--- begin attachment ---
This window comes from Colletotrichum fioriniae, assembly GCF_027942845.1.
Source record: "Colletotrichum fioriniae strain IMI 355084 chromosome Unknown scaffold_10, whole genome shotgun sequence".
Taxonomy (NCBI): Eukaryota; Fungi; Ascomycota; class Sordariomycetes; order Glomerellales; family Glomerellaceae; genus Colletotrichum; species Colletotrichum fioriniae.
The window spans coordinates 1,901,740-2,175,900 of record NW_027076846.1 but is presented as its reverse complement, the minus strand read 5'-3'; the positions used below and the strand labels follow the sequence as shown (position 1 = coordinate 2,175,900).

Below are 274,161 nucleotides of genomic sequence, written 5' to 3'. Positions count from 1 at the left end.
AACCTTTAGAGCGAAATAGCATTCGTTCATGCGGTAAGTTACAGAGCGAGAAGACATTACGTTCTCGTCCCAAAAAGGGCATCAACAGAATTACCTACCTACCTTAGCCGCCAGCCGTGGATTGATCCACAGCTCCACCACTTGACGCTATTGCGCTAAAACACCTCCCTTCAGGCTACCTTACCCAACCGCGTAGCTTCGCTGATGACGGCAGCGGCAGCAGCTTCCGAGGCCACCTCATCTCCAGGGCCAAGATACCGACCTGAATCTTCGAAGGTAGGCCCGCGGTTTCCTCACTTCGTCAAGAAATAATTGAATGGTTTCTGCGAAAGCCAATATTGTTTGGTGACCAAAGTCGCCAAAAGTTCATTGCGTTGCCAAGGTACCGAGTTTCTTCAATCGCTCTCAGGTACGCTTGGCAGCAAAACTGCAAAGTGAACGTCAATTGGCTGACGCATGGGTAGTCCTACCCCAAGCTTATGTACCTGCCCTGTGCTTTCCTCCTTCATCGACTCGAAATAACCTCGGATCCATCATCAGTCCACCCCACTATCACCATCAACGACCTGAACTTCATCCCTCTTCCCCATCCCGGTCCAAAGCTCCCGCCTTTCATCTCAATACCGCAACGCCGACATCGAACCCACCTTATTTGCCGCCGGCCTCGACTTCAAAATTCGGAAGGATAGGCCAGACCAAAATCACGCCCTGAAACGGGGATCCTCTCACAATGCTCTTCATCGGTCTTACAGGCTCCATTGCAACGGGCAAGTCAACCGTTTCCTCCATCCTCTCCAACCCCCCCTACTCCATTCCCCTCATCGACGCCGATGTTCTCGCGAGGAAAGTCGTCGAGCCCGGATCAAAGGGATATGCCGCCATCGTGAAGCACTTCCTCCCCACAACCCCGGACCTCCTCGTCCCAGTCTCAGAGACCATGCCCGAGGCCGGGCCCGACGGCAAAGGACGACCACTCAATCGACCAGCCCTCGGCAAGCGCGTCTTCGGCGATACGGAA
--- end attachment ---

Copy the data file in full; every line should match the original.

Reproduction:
This window comes from Colletotrichum fioriniae, assembly GCF_027942845.1.
Source record: "Colletotrichum fioriniae strain IMI 355084 chromosome Unknown scaffold_10, whole genome shotgun sequence".
Taxonomy (NCBI): Eukaryota; Fungi; Ascomycota; class Sordariomycetes; order Glomerellales; family Glomerellaceae; genus Colletotrichum; species Colletotrichum fioriniae.
The window spans coordinates 1,901,740-2,175,900 of record NW_027076846.1 but is presented as its reverse complement, the minus strand read 5'-3'; the positions used below and the strand labels follow the sequence as shown (position 1 = coordinate 2,175,900).

Below are 274,161 nucleotides of genomic sequence, written 5' to 3'. Positions count from 1 at the left end.
AACCTTTAGAGCGAAATAGCATTCGTTCATGCGGTAAGTTACAGAGCGAGAAGACATTACGTTCTCGTCCCAAAAAGGGCATCAACAGAATTACCTACCTACCTTAGCCGCCAGCCGTGGATTGATCCACAGCTCCACCACTTGACGCTATTGCGCTAAAACACCTCCCTTCAGGCTACCTTACCCAACCGCGTAGCTTCGCTGATGACGGCAGCGGCAGCAGCTTCCGAGGCCACCTCATCTCCAGGGCCAAGATACCGACCTGAATCTTCGAAGGTAGGCCCGCGGTTTCCTCACTTCGTCAAGAAATAATTGAATGGTTTCTGCGAAAGCCAATATTGTTTGGTGACCAAAGTCGCCAAAAGTTCATTGCGTTGCCAAGGTACCGAGTTTCTTCAATCGCTCTCAGGTACGCTTGGCAGCAAAACTGCAAAGTGAACGTCAATTGGCTGACGCATGGGTAGTCCTACCCCAAGCTTATGTACCTGCCCTGTGCTTTCCTCCTTCATCGACTCGAAATAACCTCGGATCCATCATCAGTCCACCCCACTATCACCATCAACGACCTGAACTTCATCCCTCTTCCCCATCCCGGTCCAAAGCTCCCGCCTTTCATCTCAATACCGCAACGCCGACATCGAACCCACCTTATTTGCCGCCGGCCTCGACTTCAAAATTCGGAAGGATAGGCCAGACCAAAATCACGCCCTGAAACGGGGATCCTCTCACAATGCTCTTCATCGGTCTTACAGGCTCCATTGCAACGGGCAAGTCAACCGTTTCCTCCATCCTCTCCAACCCCCCCTACTCCATTCCCCTCATCGACGCCGATGTTCTCGCGAGGAAAGTCGTCGAGCCCGGATCAAAGGGATATGCCGCCATCGTGAAGCACTTCCTCCCCACAACCCCGGACCTCCTCGTCCCAGTCTCAGAGACCATGCCCGAGGCCGGGCCCGACGGCAAAGGACGACCACTCAATCGACCAGCCCTCGGCAAGCGCGTCTTCGGCGATACGGAA